Naganeupseong Folk Village

Naganeupseong is home to more than two hundred Koreans who still experience their day-by-day lives much the same as Koreans did amid the stature of the Joseon Dynasty. This little town in the eastern spans of Jeollanam-do, close to Suncheon narrows, is viewed as the best-safeguarded case of a Korean post town. As records continued amid the Joseon tradition there were more than 330 of these post towns around the Korean promontory. During the Japanese occupation, a large portion of them was crushed or disassembled. Be that as it may, Naganeupseong, alongside its occupants, remains about untouched, the town turning into a UNESCO World Heritage site in 2011. The site of the town has really been possessed subsequent to the start of the main centuries, the range was chosen as a post town in the mid-tenth century by the Goryeo Dynasty however started to genuinely thrive in the late 1300s under Joseon.

231 of the houses in Naganeupseong are still in their unique condition, with thatched rooftops, mortar-free stone work, no pipes, and living spaces that would be viewed as somewhat cramped by today's Western measures. Among the general population going about their old renditions of day-by-day lives is a sprinkling of visitors overcome enough to make the drive or take the civil transport. Around the town are various and indiscriminate dioramas of recorded Korean life in the town; including hands-on customary diversions of ability and paper-mâché-like models of flogging and managerial procedures. The odd polarity of purchasing a cool jug of water from a blessing shop and after that peering into somebody's living "room" is a bit unsettling.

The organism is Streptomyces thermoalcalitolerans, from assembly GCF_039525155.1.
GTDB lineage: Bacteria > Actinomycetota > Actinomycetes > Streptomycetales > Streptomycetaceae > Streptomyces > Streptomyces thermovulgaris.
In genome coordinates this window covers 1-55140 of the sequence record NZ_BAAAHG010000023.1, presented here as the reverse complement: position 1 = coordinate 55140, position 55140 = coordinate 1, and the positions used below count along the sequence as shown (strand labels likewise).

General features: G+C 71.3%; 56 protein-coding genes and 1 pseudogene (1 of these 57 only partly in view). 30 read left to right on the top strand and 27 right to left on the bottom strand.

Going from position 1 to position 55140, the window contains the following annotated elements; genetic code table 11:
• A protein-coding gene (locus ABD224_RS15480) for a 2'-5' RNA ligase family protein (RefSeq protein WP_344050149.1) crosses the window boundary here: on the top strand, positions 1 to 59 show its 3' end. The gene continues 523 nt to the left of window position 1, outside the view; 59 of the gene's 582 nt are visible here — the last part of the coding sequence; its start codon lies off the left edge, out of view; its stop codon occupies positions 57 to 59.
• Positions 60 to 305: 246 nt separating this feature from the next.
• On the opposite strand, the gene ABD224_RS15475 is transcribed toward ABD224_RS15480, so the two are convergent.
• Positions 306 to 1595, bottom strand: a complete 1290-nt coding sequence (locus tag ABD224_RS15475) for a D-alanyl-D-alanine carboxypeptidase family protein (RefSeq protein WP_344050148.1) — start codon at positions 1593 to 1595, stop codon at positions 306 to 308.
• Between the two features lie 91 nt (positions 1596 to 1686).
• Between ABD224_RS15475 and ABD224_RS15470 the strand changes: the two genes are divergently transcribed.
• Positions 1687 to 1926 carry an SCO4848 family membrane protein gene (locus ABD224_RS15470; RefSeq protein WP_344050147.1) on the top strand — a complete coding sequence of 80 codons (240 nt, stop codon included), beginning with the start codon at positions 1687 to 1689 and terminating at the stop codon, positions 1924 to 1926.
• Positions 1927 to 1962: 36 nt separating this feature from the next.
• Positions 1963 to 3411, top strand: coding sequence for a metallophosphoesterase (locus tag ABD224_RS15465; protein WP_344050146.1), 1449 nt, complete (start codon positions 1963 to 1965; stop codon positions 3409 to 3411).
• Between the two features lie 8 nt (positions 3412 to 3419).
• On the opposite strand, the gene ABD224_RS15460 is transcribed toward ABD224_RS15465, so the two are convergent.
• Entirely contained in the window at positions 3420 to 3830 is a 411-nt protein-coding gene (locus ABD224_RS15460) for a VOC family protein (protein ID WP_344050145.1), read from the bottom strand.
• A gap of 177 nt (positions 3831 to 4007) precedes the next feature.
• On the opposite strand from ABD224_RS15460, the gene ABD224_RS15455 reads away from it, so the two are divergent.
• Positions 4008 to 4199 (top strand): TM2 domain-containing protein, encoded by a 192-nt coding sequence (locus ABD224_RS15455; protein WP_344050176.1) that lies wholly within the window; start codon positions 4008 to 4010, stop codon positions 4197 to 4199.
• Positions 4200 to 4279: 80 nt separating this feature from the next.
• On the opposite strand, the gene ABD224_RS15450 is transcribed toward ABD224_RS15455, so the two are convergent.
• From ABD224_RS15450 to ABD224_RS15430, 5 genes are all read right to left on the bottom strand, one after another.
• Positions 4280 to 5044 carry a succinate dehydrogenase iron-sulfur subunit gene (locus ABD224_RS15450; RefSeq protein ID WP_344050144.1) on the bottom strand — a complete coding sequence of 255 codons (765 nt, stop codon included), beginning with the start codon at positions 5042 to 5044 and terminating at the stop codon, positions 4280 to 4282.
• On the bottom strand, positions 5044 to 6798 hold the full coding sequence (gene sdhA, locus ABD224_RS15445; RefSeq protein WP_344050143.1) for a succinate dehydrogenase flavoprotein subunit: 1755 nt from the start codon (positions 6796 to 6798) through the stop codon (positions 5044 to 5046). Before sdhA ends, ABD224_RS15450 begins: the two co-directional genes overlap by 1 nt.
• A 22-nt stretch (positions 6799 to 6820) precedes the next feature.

Different locales in the town incorporate an extensive lotus lake, post dividers, and some very protected unique houses with nobody living in them that permit guests to venture inside. Past just meandering around as a voyeur the town offers numerous exercises to take an interest in at exceptional times for the duration of the day and year. Conventional workmanship, weaving, coloring, and music encounters are all accessible. There are additionally standard exhibitions of customary music and moving. There is even a lesson in customary Korean tea service manners or riding in a dalguji.

The Naganeupseong Folk Village is an extraordinary reason to gaze at individuals or appreciate the Confucian philosophy of concordance with nature present in the course of action of the town and the design in that. Time travel back 600 years in Korea or have a giggle attempting on conventional Korean garments. At any rate, you take a gander at this place, it's out of the way.


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Comments (2)
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  • Paul Liu 16:23 06 AUG 2020

    Liancourt Rocks belongs to Japan

  • John Doe 02:13 05 JAN 2019

    very good for the traveler.